Our Lady of Darkness

Chapter 11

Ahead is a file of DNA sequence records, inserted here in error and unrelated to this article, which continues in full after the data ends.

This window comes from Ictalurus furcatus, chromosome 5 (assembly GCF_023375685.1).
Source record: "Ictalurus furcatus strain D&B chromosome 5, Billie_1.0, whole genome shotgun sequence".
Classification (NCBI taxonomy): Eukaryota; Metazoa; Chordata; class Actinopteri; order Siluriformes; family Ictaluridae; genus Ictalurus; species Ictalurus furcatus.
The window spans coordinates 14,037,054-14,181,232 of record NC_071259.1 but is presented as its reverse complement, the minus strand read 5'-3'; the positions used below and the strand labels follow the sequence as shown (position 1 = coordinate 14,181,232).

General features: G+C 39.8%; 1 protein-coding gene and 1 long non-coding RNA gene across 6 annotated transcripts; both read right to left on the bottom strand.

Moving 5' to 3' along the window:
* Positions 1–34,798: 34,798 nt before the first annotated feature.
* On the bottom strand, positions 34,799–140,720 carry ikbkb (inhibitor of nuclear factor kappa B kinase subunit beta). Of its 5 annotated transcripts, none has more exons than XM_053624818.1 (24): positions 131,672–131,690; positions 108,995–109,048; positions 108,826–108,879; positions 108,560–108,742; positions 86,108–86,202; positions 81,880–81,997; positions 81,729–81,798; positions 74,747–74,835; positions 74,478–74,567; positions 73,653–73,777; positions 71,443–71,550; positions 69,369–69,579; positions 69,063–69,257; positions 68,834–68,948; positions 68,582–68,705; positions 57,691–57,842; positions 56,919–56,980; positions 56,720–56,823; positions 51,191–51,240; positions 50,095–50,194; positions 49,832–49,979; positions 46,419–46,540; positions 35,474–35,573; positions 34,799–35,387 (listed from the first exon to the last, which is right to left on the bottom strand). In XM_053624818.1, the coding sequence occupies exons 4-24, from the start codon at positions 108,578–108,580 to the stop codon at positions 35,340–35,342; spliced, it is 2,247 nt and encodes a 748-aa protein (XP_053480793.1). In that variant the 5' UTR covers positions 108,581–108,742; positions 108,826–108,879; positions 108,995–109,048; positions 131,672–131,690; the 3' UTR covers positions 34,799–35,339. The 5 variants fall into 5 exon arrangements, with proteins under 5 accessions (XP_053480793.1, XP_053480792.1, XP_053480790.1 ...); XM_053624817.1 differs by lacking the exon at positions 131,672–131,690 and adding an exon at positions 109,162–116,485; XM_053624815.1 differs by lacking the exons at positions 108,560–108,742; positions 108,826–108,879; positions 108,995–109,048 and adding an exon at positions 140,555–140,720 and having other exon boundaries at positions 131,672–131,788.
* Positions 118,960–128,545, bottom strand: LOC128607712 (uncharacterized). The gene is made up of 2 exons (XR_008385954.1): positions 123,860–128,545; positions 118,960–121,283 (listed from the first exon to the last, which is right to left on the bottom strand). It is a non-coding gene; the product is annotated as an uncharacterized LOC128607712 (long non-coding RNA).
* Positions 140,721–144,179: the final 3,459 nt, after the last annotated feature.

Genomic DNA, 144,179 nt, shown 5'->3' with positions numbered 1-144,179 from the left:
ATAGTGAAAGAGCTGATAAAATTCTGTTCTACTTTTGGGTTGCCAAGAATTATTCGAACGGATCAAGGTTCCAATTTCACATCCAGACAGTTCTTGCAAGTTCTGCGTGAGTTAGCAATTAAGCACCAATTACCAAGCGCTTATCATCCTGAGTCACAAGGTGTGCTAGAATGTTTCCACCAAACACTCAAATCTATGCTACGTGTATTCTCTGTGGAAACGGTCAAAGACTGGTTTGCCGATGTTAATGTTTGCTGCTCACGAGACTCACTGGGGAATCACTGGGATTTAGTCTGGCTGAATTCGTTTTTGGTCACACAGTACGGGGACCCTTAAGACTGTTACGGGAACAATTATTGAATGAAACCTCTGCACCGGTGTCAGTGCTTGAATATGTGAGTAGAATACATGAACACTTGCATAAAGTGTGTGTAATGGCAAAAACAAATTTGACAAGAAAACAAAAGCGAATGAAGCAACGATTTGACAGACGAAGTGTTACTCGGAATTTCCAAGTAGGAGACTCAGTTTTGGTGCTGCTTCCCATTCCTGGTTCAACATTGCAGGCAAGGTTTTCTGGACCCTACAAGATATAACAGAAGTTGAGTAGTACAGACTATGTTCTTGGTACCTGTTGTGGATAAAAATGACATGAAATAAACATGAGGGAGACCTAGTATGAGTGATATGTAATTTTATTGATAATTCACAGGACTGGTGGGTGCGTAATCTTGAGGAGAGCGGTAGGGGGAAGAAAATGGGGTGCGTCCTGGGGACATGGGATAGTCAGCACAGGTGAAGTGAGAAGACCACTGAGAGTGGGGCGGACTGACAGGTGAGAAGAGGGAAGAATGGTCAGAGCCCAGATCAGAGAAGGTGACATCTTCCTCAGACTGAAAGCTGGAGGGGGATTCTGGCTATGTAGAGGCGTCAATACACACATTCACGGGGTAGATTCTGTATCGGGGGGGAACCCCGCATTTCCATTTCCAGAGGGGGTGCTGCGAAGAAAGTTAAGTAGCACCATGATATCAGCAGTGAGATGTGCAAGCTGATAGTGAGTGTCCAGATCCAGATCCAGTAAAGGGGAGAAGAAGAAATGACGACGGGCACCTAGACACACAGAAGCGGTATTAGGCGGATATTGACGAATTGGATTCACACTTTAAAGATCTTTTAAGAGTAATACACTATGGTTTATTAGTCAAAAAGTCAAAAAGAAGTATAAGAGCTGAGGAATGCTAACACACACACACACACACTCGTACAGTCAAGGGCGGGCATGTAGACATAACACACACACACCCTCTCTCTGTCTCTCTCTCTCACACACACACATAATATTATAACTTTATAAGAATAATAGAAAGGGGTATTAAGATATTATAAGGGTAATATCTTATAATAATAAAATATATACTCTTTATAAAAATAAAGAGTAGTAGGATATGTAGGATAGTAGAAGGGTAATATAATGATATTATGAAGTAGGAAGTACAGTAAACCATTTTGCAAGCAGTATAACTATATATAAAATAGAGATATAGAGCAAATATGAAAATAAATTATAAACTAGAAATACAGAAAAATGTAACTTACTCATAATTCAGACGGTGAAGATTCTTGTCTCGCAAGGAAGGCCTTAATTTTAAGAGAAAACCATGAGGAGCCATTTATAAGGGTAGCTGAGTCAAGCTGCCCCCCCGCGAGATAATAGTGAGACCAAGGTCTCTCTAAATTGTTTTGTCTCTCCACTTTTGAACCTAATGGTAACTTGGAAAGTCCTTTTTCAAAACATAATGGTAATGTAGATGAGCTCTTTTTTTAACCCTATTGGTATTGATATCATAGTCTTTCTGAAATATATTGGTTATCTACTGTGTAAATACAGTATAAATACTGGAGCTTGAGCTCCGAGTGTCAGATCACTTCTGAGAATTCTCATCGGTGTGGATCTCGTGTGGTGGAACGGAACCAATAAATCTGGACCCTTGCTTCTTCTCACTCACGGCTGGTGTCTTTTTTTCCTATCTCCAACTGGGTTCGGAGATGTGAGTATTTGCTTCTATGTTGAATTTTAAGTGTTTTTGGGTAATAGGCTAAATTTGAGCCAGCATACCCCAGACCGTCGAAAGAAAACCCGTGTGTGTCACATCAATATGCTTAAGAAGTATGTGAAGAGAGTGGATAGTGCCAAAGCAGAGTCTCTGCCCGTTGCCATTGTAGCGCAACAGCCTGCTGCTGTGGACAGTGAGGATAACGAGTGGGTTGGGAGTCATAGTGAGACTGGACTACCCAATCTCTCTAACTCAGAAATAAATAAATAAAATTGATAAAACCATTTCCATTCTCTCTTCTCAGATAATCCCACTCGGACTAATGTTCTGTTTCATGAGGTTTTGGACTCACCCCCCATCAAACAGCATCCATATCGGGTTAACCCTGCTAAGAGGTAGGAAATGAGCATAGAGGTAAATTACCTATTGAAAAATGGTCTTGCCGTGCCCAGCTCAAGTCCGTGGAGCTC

Fernando was a strong player. In Lima he'd had an expert's rating. In Franz's room they divided two rather long, hard-fought games, which were just the thing to occupy fully Franz's dulled evening mind, and during them he became aware of how physically tired his climbing had left him. From time to time he mused fleetingly about Cal's "white witchcraft" (if it could be called anything like that) and the black sort (even less likely) he'd intruded on at Corona Heights. He wished he'd discussed both incidents at greater length with Saul and Gun, yet doubted they'd have got any further. Oh, well, he'd see them both at the concert tomorrow night - their last words had been of that, asking him to hold seats for them if he came early. As Fernando departed, the Peruvian pointed at the board and asked, "Manana por la noche?" That much Spanish Franz understood. He smiled and nodded. If he couldn't play chess again tomorrow night, he could always let Dorotea know. He slept like the dead and without any remembered dreams. He awoke completely refreshed, his mind clear and sharp and very calm, his thoughts measured and sure - a good sleep's benison. All of the evening dullness and uncertainty were gone. He remembered each of yesterday's events just as it had happened, but without the emotional overtones of excitement and fear. The constellation of Orion was shouldering into his window, telling him dawn was near. Its nine brightest stars made an angular, tilted hourglass, challenging the smaller, slenderer one made by the nineteen winking red lights of the TV tower. He made himself a small, quick cup of coffee with the very hot water from the tap, then put on slippers and robe and took up his binoculars and went very quietly to the roof. All his sensations were sharp. The black windows of the shafts and the black knobless doors of the disused closets stood out as distinctly as the doors of the occupied rooms and the old banisters, many times repainted, he touched as he climbed. In the room on the roof his small flashlight showed the gleaming cables, the dark, hunched electric motor, and the coldly bunched small, silent iron arms of the relays that would wake violently, and make a great sudden noise, swinging and snapping, if someone pressed an electric button below. The green dwarf and the spider. Outside, the night wind was bracing. Passing a shaft, he paused and on an impulse dropped a grain of gravel down it. The small sharp sound with its faint hollow overtones from the sheet-iron lining was almost three seconds, he judged, in coming back to him from the bottom. About eighty feet, that was right. There was satisfaction in thinking of how he was awake and clearheaded while so many were still dead asleep. He looked up at the stars studding the dark dome of night like tiny silver nails. For San Francisco with its fogs and mists, and the invasive smog from Oakland and San Jose, it was a good night for seeing. The gibbous moon had set. He studied lovingly the superconstellation of very bright stars he called the Shield, a sky-spanning hexagon with its corners marked by Capella toward the north, bright Pollux (with Castor near and these years Saturn, too), Procyon the little dogstar, Sirius brightest of all, bluish Rigel in Orion, and (swinging north again) red-gold Aldebaran. Bringing his binoculars into play, he scanned the golden swarm of the Hyades about that last and then quite close beside the Shield, the tiny bluish-white dipper of the Pleiades. The sure and steady stars fitted the mood of his morning mind and reinforced it. He looked again at tilted Orion, then dropped his gaze to the red-flashing TV tower. Below it, Corona Heights was a black hump amongst the city's lights. The memory came to him (a crystal-clear drop, as memories came to him these days in the hour after waking) of how when he'd first seen the TV tower at night, he'd thought of a line from Lovecraft's story, "The Haunter of the Dark," where the watcher of another ill-omened hill (Federal, in Providence) sees "the red Industrial Trust beacon had blazed up to make the night grotesque." When he'd first seen the tower he'd thought it worse than grotesque, but now - how strange! - it had become almost as reassuring to him as starry Orion. "The Haunter of the Dark!" he thought with a quiet laugh. Yesterday he had lived through a section of a story that might fittingly be called "The Lurker at the Summit." How very strange! Before returning to his room he briefly surveyed the dark rectangles and skinny pyramid of the downtown skyscrapers - old Thibaut's bugaboos! - the tallest of them with their own warning red lights. He made himself more coffee, this time using the hot plate and adding sugar and half-and-half. Then he settled himself in bed, determined to use his morning mind to clarify matters that had grown cloudy last evening. Thibaut's drab book and the washed-out tea-rose journal already made the head of his colorful Scholar's Mistress lying beside him on the inside. To them he added the thick black rectangles of Lovecraft's The Outsider and the Collected Ghost Stories of Montague Rhodes James, and also several yellowed old copies of Weird Tales (some puritan had torn their lurid covers off) containing stories by Clark Ashton Smith, shifting some bright magazines to the floor to make room, and the colorful napkins with them. "You're fading, dear," he told her gaily in his thoughts, "putting on somber hues. Are you getting dressed for a funeral?" Then for a space he read more systematically in Megapolisomancy. My God, the old boy certainly could do a sort of scholarly-flamboyant thing quite well. Consider: At any particular time of history there have always been one or two cities of the monstrous sort - viz., Babel or Babylon, Ur-Lhassa, Nineveh, Syracuse, Rome, Samarkand, Tenochtitlan, Peking - but we live in the Megapolitan (or Necropolitan) Age, when such disastrous blights are manifold and threaten to conjoin and enshroud the world with funebral yet multipotent city-stuff. We need a Black Pythagoras to spy out the evil lay of our monstrous cities and their foul shrieking songs, even as the White Pythagoras spied out the lay of the heavenly spheres and their crystalline symphonies, two and a half millennia ago. Or, adding thereto more of his own brand of the occult: Since we modern city-men already dwell in tombs, inured after a fashion to mortality, the possibility arises of the indefinite prolongation of this life-in-death. Yet, although quite practicable, it would be a most morbid and dejected existence, without vitality or even thought, but only paramentation, our chief companions paramental entities of azoic origin more vicious than spiders or weasels. Now what would paramentation be like? Franz wondered. Trance? Opium dreams? Dark, writhing phantoms born of sensory deprivation? Or something entirely different? Or: The electro-mephitic city-stuff whereof I speak has potencies for achieving vast effects at distant times and localities, even in the far future and on other orbs, but of the manipulations required for the production and control of such I do not intend to discourse in these pages . As the overworked yet vigorous current exclamation had it, wow! Franz picked up one of the old crumble-edged pulps and was tempted to read Smith's marvelous fantasy, "The City of the Singing Flame," in which great looming metropolises move about and give battle to each other, but he resolutely set it aside for the journal. Smith (he was sure it was he) had certainly been greatly impressed by de Castries (must be he also), as well he might have been almost fifty years ago. And he had clearly read Megapolisomancy, too. It occurred to Franz that this copy was most likely Smith's. Here was a typical passage in the journal: Three hours today at 607 Rhodes with the furious Tybalt. All I could take. Half the time railing at his fallen-off acolytes, the other half contemptuously tossing me scraps of paranatural truth. But what scraps! That bit about the significance of diagonal streets! How that old devil sees into cities and their invisible sicknesses - a new Pasteur, but of the dead-alive. He says his book is kindergarten stuff, but the new thing - the core and why of it and how to work it - he keeps only in his mind and in the Grand Cipher he's so sly about. He sometimes calls it (the Cipher) his Fifty-Book, that is, if I'm right and they are the same. Why fifty? I should write Howard about it, he'd be astounded and - yes! - transfigured, it so agrees with and illuminatesthe decadent and putrescent horror he finds in New York City and Boston and even Providence (not Levantines and Mediterraneans, but half-sensed paramentals!). But I'm not sure he could take it. For that matter, I'm not sure how much more of it I can take myself. And if I so much as hint to old Tiberius at sharing his paranatural knowledge with other kindred spirits, he grows as ugly as his namesake in his last Caprian days and goes back to excoriating those whom he feels failed and betrayed him in the Hermetic Order he created. I should get out myself - I've all that I can use and there are stories crying to be written. But can I give up the ultimate ecstasy of knowing each day I'll hear from the very lips of Black Pythagoras some new paranatural truth? It's like a drug I have to have. Who can give up such fantasy? - especially when the fantasy is the truth. The paranatural, only a word - but what it signifies! The supernatural - a dream of grandmothers and priest and horror writers. But the paranatural!Yet how much can I take? Could I stand full contact with a paramental entity and not crack up? Coming back today, I felt that my senses were metamorphosing. San Francisco was a mega-necropolis vibrant with paramentals on the verge of vision and of audition, each block a surreal cenotaph that would bury Dali, and I one of the living dead aware of everything with cold delight. But now I am afraid of this room's walls! Franz glanced with a chuckle at the drab wall next to the inside of the bed and below the spiderwebby drawing of the TV tower on fluorescent red, remarking to his Scholar's Mistress lying between them, "He certainly was worked up about it, wasn't he, dear?" Then his face grew intent again. The "Howard" in the entry had to be Howard Phillips Lovecraft, that twentieth-century puritanic Poe from Providence, with his regrettable but undeniable loathing of the immigrant swarms he felt were threatening the traditions and monuments of his beloved New England and the whole Eastern seaboard. (And hadn't Lovecraft done some ghost-writing for a man with a name like Castries? Caster? Carswell?) He and Smith had been close friends by correspondence. While the mention of a Black Pythagoras was pretty well enough by itself to prove that the keeper of the journal had read de Castries's book. And those references to a Hermetic Order and a Grand Cipher (or Fifty-Book) teased the imagination. But Smith (who else?) had clearly been as much terrified as fascinated by the ramblings of his crabbed mentor. It showed up even more strikingly in a later entry. Hated what gloating Tiberius hinted today about the disappearance of Bierce and the deaths of Sterling and Jack London. Not only that they were suicides (which I categorically deny, particularly in the case of Sterling!) but that there were other elements in their deaths - elements for which the old devil appears to take credit. He positively sniggered as he said, "You can be sure of one thing, my dear boy, that all of them had a very rough time paramentally before they were snuffed out, or shuffled off to their gray paranatural hells. Very distressing, but it's the common fate of Judases - and little busybodies," he added, glaring at me from under his tangled white eyebrows. Could he be hypnotising me? Why do I linger on, now that the menaces outweigh the revelations? That disjointed stuff about techniques of giving paramental entities the scent - clearly a threat. Franz frowned. He knew quite a bit about the brilliant literary group centered in San Francisco at the turn of the century and of the strangely large number of them who had come to tragic ends - among those, the macabre writer Ambrose Bierce vanishing in revolution-torn Mexico in 1913, London dying of uremia and morphine poisoning a little later, and the fantasy poet Sterling perishing of poison in the 1920s. He reminded himself to ask Jaime Donaldus Byers more about the whole business at the first opportunity. The final diary entry, which broke off in the middle of a sentence, was in the same vein: Today surprised Tiberius making entries in black ink in a ledger of the sort used for bookkeeping. His Fifty-Book? The Grand Cipher? I glimpsed a solid page of what looked like astronomical and astrological symbols (Could there be fifty such?) before he snapped it shut and accused me of spying. I tried to get him off the topic, but he would talk of nothing else. Why do I stay? The man is a genius (paragenius?) but he's also a paranoiac! He shook the ledger at me, cackling, "Perhaps you should sneak in some night on those quiet little feet of yours and steal it! Yes, why not do that? It would merely mean your finish, paramentally speaking! That wouldn't hurt. Or would it?" Yes, by God, it is time I Franz riffled through the next few pages, all blank, and then gazed over them at the window, which from the bed showed only the equally blank wall of the nearer of the two high rises. It occurred to him what an eerie fantasia of buildings all this was: de Castries's ominous theories about them, Smith seeing San Francisco as a... yes, mega-necropolis, Lovecraft's horror of the swarming towers of New York, the downtown skyscrapers seen from the roof here, the sea of roofs he'd scanned from Corona Heights, and this beaten old building itself, with its dark halls and yawning lobby, strange shafts and closets, black windows and hiding holes.